Some people are insecure and anxious and it makes them tend to look for the slights and the exclusion before they've happened. People then pick up on these negative signals and avoid them, because they come across badly. I know, I was that woman for years.

Pootles2010 Fri 21-Mar-14 15:33:46

Oh god Angela I fear that might be me too... how do you get out of it?

WooWooOwl Fri 21-Mar-14 15:34:16

I agree too.

And I think it's ok to not want to get to know yet another Mum from school, and to not want to make small talk with them for the sake of it.

By the time my second child was starting reception, I had enough friends through my children, work, school days etc, and it was hard enough finding the time to catch up with all of them regularly, without adding more to the mix just for the sake of not being seen as cliquey.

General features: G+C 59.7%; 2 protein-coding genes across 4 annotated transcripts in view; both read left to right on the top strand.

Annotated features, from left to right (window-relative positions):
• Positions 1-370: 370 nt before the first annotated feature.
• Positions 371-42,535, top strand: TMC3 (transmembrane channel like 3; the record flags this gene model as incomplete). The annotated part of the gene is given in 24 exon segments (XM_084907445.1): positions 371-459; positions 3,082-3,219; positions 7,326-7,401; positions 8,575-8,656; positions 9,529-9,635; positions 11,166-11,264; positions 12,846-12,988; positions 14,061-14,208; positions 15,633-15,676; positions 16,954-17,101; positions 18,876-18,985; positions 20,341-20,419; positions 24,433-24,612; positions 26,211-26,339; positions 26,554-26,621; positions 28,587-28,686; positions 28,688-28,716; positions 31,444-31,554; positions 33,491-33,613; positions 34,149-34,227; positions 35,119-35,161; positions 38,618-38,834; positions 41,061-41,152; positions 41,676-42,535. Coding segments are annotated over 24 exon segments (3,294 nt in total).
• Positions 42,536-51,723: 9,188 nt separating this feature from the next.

QuacksForDoughnuts Fri 21-Mar-14 15:34:24

I don't need to be liked all the time/loved by all, in fact I do a job that may completely bugger the chance of this happening. But I have better professional interactions with people who aren't always whispering in corners or attempting to demarcate certain others as their territory, and I am more likely to go back to the (for example) dance class where the other participants are friendly to a new person than one where they are not.

QuacksForDoughnuts Fri 21-Mar-14 15:35:35

Xpost - no, it isn't a different thing. 'Clique' covers a spectrum from 'friendship group you happen not to be in' to the stuff I described.

yegodsandlittlefishes Fri 21-Mar-14 15:38:28